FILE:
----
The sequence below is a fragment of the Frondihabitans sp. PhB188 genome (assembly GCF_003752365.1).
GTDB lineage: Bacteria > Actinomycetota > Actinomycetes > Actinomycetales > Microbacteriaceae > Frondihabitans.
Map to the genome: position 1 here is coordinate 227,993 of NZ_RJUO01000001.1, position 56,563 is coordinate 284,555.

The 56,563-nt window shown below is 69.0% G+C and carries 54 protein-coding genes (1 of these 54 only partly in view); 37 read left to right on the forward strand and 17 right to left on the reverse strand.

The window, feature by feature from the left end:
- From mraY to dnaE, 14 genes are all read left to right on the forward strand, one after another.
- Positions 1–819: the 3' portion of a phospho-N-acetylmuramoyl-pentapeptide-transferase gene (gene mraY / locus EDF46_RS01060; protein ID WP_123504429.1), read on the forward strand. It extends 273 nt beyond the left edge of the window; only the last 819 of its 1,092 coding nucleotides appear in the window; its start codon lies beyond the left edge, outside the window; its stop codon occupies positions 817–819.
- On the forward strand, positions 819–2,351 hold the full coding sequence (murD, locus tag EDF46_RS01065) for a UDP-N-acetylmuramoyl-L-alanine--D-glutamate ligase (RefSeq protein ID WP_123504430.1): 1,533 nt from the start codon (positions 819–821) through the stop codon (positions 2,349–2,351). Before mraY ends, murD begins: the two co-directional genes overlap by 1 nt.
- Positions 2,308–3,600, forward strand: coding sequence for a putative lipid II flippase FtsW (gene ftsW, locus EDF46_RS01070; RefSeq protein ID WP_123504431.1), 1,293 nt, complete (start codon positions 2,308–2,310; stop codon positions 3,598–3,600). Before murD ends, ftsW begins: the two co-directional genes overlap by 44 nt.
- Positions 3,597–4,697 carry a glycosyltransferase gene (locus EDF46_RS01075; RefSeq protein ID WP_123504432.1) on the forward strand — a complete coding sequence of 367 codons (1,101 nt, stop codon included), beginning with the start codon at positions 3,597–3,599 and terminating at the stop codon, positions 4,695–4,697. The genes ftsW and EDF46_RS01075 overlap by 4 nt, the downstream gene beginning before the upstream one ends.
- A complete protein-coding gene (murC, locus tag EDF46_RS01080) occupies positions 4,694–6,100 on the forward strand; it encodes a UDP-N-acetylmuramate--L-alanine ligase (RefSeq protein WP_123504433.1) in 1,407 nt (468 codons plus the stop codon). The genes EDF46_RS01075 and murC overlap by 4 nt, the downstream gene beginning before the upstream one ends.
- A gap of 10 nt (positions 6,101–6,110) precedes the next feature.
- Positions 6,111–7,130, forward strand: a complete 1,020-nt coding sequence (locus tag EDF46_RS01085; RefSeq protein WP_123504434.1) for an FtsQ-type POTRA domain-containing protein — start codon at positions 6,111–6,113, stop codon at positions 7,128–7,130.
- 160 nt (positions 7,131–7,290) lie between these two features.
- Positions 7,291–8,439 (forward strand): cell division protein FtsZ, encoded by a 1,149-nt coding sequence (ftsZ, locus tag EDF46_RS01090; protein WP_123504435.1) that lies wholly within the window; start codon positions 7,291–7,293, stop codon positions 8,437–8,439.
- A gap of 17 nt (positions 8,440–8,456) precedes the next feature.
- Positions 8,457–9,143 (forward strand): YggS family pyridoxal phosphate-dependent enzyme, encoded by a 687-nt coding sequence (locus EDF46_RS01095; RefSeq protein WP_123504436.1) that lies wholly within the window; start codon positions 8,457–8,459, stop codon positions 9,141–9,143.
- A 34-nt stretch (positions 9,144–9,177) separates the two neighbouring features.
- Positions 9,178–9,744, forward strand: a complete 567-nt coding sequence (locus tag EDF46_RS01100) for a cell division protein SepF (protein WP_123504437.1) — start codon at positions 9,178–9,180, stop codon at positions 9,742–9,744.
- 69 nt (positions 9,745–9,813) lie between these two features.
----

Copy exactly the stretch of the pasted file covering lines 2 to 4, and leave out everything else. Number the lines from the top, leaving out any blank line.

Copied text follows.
GTDB lineage: Bacteria > Actinomycetota > Actinomycetes > Actinomycetales > Microbacteriaceae > Frondihabitans.
Map to the genome: position 1 here is coordinate 227,993 of NZ_RJUO01000001.1, position 56,563 is coordinate 284,555.

The 56,563-nt window shown below is 69.0% G+C and carries 54 protein-coding genes (1 of these 54 only partly in view); 37 read left to right on the forward strand and 17 right to left on the reverse strand.